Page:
The vocal muscle was obtained by an assisted dissection stereomicroscope (10X) from the right hemilarynx blocks removed during the necropsy and immediately fixed in modified Millonig formalin by Carlson (pH 7.2 and 0.1 M in buffer phosphate) (Sheehan & Hrapchack, 1980).

Each block of vocal muscle was included in Paraplast Plus (Sigma®) and serially sectioned at a thickness of 7mm with transverse orientation.

Analysis. Antimyosin skeletal slow BA-F8 (DSM, Germany) for type I fibers, and antimyosin skeletal fast HC and MY-32 (Sigma) monoclonal antibodies for types IIA, IIB, IIX, and neonatal fibers were used. The sections were analyzed with an Olympus BX40 microscope (Olympus Corporation, Melville, NY) and with the image analysis software I-Cube (Image Pro Plus, Silver Spring, MD), which identified the minimum diameter limits for different types of fibers; the statistical analysis was performed by one-way ANOVA with p <0.05.

We performed a direct comparison of the sections, evaluating the fiber type composition in each sample by differential staining of the fibers. The quantity of each type of fiber was calculated by observing the micrographs in an area of 1mm2.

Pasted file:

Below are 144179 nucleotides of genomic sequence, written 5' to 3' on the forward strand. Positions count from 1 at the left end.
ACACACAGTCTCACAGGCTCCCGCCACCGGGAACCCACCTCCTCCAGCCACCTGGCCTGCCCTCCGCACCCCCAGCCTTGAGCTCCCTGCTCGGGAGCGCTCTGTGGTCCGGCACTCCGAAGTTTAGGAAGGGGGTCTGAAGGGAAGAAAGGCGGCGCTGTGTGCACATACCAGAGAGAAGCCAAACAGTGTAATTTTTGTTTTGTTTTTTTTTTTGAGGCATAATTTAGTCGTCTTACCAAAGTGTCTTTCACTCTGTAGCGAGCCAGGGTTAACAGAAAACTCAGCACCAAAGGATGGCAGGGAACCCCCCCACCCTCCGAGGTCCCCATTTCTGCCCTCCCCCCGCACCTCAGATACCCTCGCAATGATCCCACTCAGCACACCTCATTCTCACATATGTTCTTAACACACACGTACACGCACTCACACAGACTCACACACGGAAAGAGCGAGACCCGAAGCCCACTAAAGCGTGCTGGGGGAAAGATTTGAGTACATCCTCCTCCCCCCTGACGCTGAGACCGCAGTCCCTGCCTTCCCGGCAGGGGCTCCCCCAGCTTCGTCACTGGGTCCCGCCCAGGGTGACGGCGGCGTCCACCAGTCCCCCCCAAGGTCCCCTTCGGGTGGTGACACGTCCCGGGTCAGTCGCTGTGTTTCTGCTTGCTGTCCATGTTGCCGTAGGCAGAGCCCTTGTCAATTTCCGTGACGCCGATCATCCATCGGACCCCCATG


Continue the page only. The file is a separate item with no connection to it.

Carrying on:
The sample was classified by sex and age group (of 36-59 and 60-79 years), and to compare the nonparametric statistics, Mann-Whitney and Kruskal-Wallis tests with Bonferroni post test, at p <0.05, were used.


The fibers in the vocal muscle histology were of heterogeneous types, with a clear predominance of brown fibers (type I). Figure 1 shows the distribution of the muscle fibers that make up the human voice.

Fig. 1. Cross section microphotography of vocal muscle of a man (63 years old),
reacted with antimyosin skeletal slow and fast antibodies, 400x.

In the analyzed samples, a positive reaction to fiber Types I, IIA, and IIX was found. Type II fibers accounted for 51.99%, and Type I fibers for 48.01%; this difference was significant (p <0.05). The frequency of the fiber subtypes IIA and IIX in the vocal muscle showed no statistically significant difference between them (p> 0.05).


The breakdown of the percentage distribution of fiber types is shown in Table I. There were no significant differences in the distribution of fibers in the vocal muscle between men and women (p> 0.05).

There were no significant differences between age groups with regard to the distribution of fibers. Table II shows the distribution of fiber types by age group.

The results of the morphometric analysis of the fibers that constitute the vocal muscle are presented in Table III. The differences in the major and minor diameters of the different fiber types were not significant (p> 0.05).